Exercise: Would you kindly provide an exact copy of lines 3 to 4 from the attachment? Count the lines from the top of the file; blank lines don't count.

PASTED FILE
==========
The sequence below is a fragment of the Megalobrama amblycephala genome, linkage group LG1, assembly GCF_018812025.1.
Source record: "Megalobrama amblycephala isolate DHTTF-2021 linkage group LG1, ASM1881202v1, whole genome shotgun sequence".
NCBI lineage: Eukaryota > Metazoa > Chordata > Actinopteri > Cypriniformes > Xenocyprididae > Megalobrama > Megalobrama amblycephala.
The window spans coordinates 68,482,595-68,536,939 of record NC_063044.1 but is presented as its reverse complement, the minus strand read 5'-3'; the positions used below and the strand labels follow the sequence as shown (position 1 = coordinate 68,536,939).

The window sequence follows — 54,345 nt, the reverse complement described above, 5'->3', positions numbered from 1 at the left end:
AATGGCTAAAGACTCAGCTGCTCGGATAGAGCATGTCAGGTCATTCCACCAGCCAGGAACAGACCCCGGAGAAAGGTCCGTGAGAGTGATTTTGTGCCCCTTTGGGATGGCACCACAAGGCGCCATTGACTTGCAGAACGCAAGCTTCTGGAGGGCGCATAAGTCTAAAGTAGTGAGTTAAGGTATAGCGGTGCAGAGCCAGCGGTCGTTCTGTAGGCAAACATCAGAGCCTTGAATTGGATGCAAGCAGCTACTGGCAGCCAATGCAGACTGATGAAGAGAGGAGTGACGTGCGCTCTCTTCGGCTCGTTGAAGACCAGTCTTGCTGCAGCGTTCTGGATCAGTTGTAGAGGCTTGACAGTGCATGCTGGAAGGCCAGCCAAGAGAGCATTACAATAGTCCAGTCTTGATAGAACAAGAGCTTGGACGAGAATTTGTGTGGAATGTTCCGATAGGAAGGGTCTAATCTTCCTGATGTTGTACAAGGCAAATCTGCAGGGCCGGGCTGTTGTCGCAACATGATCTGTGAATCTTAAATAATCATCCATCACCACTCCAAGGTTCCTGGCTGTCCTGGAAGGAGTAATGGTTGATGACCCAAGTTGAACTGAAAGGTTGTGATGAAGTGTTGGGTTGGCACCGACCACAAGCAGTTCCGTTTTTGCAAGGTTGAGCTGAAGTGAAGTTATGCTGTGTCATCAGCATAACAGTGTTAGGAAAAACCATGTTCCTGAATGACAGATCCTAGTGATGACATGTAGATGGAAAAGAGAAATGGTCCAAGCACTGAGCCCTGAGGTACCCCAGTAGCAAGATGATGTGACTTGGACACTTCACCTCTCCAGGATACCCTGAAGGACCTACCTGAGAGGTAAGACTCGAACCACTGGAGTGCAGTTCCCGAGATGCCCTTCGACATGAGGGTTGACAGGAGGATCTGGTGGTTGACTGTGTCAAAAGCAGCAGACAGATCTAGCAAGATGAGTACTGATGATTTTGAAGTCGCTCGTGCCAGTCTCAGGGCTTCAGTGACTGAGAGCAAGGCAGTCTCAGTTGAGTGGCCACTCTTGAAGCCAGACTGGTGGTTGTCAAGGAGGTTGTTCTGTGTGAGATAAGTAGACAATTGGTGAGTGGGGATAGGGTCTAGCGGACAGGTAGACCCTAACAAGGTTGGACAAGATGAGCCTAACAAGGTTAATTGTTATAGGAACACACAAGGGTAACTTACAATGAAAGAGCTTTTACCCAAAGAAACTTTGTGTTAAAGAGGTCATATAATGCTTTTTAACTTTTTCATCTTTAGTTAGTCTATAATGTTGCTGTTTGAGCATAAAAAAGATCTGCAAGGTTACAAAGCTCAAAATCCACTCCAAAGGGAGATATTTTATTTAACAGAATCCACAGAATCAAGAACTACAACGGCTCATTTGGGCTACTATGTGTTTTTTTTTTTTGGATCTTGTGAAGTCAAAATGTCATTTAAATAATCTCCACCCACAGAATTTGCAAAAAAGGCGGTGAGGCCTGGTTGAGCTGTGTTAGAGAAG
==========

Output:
NCBI lineage: Eukaryota > Metazoa > Chordata > Actinopteri > Cypriniformes > Xenocyprididae > Megalobrama > Megalobrama amblycephala.
The window spans coordinates 68,482,595-68,536,939 of record NC_063044.1 but is presented as its reverse complement, the minus strand read 5'-3'; the positions used below and the strand labels follow the sequence as shown (position 1 = coordinate 68,536,939).